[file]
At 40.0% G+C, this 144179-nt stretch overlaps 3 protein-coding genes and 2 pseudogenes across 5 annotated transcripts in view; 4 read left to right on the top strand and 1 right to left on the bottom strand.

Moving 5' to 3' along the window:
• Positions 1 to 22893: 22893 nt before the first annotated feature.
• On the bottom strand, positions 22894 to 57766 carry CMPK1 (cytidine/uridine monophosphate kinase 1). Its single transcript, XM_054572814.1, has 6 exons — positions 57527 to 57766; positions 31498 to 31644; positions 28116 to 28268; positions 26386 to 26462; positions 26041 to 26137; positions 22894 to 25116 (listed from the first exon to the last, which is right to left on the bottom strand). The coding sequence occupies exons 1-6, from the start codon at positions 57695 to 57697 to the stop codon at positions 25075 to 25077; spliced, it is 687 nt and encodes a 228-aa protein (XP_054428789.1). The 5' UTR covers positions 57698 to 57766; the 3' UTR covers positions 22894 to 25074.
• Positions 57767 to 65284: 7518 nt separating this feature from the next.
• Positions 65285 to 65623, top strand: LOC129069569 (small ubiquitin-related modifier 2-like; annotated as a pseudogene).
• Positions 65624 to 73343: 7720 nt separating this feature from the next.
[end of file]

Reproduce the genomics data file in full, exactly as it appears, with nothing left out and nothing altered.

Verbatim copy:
At 40.0% G+C, this 144179-nt stretch overlaps 3 protein-coding genes and 2 pseudogenes across 5 annotated transcripts in view; 4 read left to right on the top strand and 1 right to left on the bottom strand.

Moving 5' to 3' along the window:
• Positions 1 to 22893: 22893 nt before the first annotated feature.
• On the bottom strand, positions 22894 to 57766 carry CMPK1 (cytidine/uridine monophosphate kinase 1). Its single transcript, XM_054572814.1, has 6 exons — positions 57527 to 57766; positions 31498 to 31644; positions 28116 to 28268; positions 26386 to 26462; positions 26041 to 26137; positions 22894 to 25116 (listed from the first exon to the last, which is right to left on the bottom strand). The coding sequence occupies exons 1-6, from the start codon at positions 57695 to 57697 to the stop codon at positions 25075 to 25077; spliced, it is 687 nt and encodes a 228-aa protein (XP_054428789.1). The 5' UTR covers positions 57698 to 57766; the 3' UTR covers positions 22894 to 25074.
• Positions 57767 to 65284: 7518 nt separating this feature from the next.
• Positions 65285 to 65623, top strand: LOC129069569 (small ubiquitin-related modifier 2-like; annotated as a pseudogene).
• Positions 65624 to 73343: 7720 nt separating this feature from the next.